Beyond Sherwin-Williams, companies like Menards, John Boos & Co, Pinnacle Foods, and Roy Schmidt Honda have all received over $1 million in direct financial support or indirect support through the city building infrastructure like roads and water lines at their locations. Koerner Distributors bought land from the city that was acquired with TIF funds, according to Hull.
The city hasn’t just given tax money to big companies. Dozens of small business in downtown Effingham have gotten help from the city through its “Central Area Rehab Program,” where businesses receive tax money to update their facilities.
A1 Liquor on Fayette Avenue and 4th Street is one of the dozens of businesses that have received money. They received just shy of $18,000 from the city as part of a larger expansion project.
“They helped us redo the brick, the lighting, and some of the glass,” said Nirav Patel, the store’s owner. “Without the city’s help, we would have been short.”
Updating the facades of businesses is really the focus of the program, according to Miller.
“We want to maintain the look of the downtown, the feel of the downtown,” he said. “We want it to look good, but we’re not going to maintain roofs, maintain the building. That’s the property owner’s responsibility.”
He says the majority of buildings downtown have received money through the program. In a real way, the TIF money has shapes what downtown Effingham looks like. Since its origins with the creation of the Central Area TIF in the early 2000s, the downtown rehabilitation program has cost $837,000 and is set to pass $1 million in 2020. It has sparked $1.37 million of private investment.
A similar program was created at about the same time in the South Central Industrial TIF that exists on the south end of town, which has cost $233,000 and sparked just $164,000 of private investment.
Partnering with private companies has the most visible impact of the city’s TIF program, but it has supported the area’s governing bodies as well. Effingham School District Unit 40 has received $1.5 million of money through this program in the last twenty years to go to programs ranging from classes to construction.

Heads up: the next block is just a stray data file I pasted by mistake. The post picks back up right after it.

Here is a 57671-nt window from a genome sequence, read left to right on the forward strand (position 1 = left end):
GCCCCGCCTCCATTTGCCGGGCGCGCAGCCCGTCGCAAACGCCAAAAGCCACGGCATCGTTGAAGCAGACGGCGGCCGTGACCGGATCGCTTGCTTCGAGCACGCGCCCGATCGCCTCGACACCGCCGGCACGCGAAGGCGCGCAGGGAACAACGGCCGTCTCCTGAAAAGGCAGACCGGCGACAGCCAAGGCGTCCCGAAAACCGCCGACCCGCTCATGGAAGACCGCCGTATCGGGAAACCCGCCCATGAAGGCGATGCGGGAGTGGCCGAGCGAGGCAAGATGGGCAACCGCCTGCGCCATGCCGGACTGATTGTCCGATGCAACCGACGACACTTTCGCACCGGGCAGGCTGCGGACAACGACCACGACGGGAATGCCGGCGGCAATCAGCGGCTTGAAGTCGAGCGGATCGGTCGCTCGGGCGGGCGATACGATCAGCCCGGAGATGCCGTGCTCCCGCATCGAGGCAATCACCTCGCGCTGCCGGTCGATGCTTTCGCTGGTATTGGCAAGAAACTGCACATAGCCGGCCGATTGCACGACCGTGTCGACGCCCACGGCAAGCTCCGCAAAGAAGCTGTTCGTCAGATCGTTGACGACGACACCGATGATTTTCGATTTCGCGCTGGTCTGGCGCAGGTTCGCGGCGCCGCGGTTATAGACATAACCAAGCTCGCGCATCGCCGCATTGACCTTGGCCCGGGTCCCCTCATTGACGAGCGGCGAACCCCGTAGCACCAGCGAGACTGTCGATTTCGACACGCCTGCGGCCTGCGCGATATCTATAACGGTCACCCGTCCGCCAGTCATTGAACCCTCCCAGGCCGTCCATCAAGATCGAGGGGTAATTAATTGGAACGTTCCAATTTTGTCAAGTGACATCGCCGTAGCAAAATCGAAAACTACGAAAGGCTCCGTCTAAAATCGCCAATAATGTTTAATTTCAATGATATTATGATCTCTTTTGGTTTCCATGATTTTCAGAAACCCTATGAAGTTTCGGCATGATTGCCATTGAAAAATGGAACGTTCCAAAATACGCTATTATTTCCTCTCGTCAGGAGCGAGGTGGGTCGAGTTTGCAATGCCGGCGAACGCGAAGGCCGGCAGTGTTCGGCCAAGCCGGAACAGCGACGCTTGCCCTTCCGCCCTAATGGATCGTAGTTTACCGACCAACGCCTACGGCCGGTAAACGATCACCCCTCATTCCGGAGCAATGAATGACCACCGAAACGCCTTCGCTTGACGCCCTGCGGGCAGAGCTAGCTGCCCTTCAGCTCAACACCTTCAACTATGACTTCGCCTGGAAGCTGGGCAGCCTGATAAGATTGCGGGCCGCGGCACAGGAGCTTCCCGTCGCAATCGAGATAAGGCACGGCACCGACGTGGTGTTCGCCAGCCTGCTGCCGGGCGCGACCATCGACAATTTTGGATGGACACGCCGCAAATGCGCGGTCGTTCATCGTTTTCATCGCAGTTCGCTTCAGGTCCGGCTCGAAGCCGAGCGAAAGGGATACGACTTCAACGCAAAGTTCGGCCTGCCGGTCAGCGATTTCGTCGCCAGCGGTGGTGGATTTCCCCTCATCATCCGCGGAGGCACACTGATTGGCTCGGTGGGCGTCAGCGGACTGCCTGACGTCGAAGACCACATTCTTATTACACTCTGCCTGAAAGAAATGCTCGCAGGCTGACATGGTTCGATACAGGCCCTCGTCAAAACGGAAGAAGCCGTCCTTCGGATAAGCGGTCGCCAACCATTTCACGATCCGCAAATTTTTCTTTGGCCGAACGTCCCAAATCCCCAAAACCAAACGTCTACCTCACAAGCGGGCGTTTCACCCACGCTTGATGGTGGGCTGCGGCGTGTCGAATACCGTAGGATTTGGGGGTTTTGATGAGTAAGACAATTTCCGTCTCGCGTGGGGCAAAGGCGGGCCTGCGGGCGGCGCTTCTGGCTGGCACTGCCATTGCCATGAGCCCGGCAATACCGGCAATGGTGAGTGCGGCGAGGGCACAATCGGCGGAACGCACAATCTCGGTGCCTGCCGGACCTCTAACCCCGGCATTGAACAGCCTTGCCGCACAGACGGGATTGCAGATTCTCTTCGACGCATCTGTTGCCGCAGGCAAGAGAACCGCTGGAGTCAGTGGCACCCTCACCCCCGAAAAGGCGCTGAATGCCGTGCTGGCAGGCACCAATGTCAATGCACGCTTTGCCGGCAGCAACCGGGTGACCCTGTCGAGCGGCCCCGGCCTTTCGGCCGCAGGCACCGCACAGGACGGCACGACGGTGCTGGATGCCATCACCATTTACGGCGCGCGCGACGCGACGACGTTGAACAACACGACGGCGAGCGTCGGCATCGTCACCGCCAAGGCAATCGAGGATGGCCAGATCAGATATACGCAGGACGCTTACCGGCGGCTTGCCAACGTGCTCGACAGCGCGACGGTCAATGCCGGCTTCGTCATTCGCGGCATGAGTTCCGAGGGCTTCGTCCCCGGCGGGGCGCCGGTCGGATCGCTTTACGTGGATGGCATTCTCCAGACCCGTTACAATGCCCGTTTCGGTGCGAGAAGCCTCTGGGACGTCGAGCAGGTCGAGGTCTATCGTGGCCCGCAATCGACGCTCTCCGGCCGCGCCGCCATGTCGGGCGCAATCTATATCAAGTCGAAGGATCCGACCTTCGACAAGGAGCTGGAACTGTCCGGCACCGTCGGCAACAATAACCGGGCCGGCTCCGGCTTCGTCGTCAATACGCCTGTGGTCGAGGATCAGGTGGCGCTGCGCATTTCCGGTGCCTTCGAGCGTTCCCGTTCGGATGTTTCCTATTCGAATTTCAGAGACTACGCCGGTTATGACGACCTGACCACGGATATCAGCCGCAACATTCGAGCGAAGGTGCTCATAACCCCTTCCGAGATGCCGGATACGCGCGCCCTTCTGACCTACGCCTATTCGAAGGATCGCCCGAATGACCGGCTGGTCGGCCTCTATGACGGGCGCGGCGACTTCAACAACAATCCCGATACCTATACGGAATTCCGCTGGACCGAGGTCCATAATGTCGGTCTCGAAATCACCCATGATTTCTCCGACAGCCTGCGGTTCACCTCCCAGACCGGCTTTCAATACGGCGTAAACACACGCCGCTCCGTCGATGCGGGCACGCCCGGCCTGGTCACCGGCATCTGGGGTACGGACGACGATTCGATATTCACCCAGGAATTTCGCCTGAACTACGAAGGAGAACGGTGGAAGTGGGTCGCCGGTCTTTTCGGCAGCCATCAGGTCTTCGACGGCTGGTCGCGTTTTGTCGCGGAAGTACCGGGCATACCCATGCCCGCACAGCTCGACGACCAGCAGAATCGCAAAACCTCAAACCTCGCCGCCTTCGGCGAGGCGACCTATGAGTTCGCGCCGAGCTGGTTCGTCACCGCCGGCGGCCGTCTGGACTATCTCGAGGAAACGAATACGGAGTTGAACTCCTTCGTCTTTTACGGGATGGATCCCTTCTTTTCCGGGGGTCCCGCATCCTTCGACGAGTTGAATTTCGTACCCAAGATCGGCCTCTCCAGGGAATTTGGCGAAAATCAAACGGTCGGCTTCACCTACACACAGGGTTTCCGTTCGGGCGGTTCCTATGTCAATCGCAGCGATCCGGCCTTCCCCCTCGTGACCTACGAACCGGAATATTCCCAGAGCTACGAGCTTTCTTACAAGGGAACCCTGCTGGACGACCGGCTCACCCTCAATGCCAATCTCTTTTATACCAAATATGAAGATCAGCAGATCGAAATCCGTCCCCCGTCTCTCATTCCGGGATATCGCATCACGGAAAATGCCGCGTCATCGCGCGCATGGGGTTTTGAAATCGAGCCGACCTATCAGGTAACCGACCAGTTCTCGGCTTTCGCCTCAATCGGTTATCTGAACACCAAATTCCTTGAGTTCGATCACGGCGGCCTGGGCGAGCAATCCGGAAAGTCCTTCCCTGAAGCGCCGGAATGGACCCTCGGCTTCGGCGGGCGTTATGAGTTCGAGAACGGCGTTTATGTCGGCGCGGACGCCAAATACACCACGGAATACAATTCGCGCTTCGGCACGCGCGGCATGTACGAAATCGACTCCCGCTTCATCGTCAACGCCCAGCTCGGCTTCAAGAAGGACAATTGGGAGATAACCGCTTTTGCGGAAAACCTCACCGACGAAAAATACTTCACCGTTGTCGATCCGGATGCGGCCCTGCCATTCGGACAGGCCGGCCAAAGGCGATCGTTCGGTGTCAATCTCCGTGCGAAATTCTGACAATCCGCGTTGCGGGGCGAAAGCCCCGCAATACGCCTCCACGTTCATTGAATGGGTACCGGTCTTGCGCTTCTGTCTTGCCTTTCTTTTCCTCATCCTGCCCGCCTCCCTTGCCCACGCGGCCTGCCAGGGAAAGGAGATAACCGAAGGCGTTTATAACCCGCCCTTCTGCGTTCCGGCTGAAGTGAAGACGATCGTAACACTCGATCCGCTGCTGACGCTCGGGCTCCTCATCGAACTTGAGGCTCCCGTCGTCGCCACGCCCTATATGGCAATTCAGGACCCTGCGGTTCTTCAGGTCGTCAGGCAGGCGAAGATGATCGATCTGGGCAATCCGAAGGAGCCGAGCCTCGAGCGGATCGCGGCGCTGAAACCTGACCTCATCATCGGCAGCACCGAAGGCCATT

“The main thing the city did with the TIF funds was offset the cost of the high school,” said Unit 40 School Superintendent Mark Doan. “Some of the training opportunities that were offered through the high school were through TIF funds”
These courses, called career and technical education, can cost over $1,000 per student and the district has “close to at least 100” students enrolled, according to Doan.
While Doan says the district fully supports the TIF districts, he recognizes that revenue is lost to them. Last year the district lost $2.8 million that it could have collected.
“That’s quite a bit. Over the last seven years, that’s about $16 million,” he said.
Unit 40 is the largest taxing body in the county, but smaller agencies feel the effects of TIF as well.
Jeff Althoff, the director of the Effingham Park District, said TIF funds have helped him maintain park facilities.
“The biggest area was probably replacing the lights on Evergreen’s baseball diamond,” he said.
Of the $250,000 cost, TIF money accounted for about $120,000.
“We wouldn’t have been able to do it without TIF funds,” Althoff said.
TIF money also came into play with the Workman Sports and Wellness Complex, which opened four years ago.
“In exchange for the 22 acres, we made an arrangement to not ask for TIF funds in that area,” Althoff said, referring to the fact that the city gave the park district the land for the project.
City Administrator Steve Miller said that TIF funds were used to upgrade the infrastructure on Maple Street, which leads to the complex.